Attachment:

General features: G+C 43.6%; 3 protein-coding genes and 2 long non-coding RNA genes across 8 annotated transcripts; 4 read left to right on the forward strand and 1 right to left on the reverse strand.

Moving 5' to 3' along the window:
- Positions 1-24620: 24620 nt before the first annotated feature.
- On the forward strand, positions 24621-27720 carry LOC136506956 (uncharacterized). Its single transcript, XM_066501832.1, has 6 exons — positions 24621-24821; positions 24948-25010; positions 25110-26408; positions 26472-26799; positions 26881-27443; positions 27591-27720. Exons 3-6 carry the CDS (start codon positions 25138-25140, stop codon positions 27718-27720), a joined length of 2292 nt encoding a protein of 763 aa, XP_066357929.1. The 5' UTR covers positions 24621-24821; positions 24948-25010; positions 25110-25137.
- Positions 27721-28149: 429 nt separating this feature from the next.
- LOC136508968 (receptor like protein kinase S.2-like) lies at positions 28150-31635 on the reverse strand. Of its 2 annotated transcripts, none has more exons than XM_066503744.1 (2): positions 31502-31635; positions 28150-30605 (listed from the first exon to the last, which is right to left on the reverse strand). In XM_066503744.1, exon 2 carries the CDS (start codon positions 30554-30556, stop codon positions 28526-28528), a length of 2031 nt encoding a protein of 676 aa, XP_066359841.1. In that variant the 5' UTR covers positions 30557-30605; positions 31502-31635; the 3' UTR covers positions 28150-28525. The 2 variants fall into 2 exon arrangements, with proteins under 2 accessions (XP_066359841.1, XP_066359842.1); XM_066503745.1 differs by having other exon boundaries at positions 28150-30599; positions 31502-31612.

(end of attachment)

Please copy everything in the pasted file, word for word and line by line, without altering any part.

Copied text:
General features: G+C 43.6%; 3 protein-coding genes and 2 long non-coding RNA genes across 8 annotated transcripts; 4 read left to right on the forward strand and 1 right to left on the reverse strand.

Moving 5' to 3' along the window:
- Positions 1-24620: 24620 nt before the first annotated feature.
- On the forward strand, positions 24621-27720 carry LOC136506956 (uncharacterized). Its single transcript, XM_066501832.1, has 6 exons — positions 24621-24821; positions 24948-25010; positions 25110-26408; positions 26472-26799; positions 26881-27443; positions 27591-27720. Exons 3-6 carry the CDS (start codon positions 25138-25140, stop codon positions 27718-27720), a joined length of 2292 nt encoding a protein of 763 aa, XP_066357929.1. The 5' UTR covers positions 24621-24821; positions 24948-25010; positions 25110-25137.
- Positions 27721-28149: 429 nt separating this feature from the next.
- LOC136508968 (receptor like protein kinase S.2-like) lies at positions 28150-31635 on the reverse strand. Of its 2 annotated transcripts, none has more exons than XM_066503744.1 (2): positions 31502-31635; positions 28150-30605 (listed from the first exon to the last, which is right to left on the reverse strand). In XM_066503744.1, exon 2 carries the CDS (start codon positions 30554-30556, stop codon positions 28526-28528), a length of 2031 nt encoding a protein of 676 aa, XP_066359841.1. In that variant the 5' UTR covers positions 30557-30605; positions 31502-31635; the 3' UTR covers positions 28150-28525. The 2 variants fall into 2 exon arrangements, with proteins under 2 accessions (XP_066359841.1, XP_066359842.1); XM_066503745.1 differs by having other exon boundaries at positions 28150-30599; positions 31502-31612.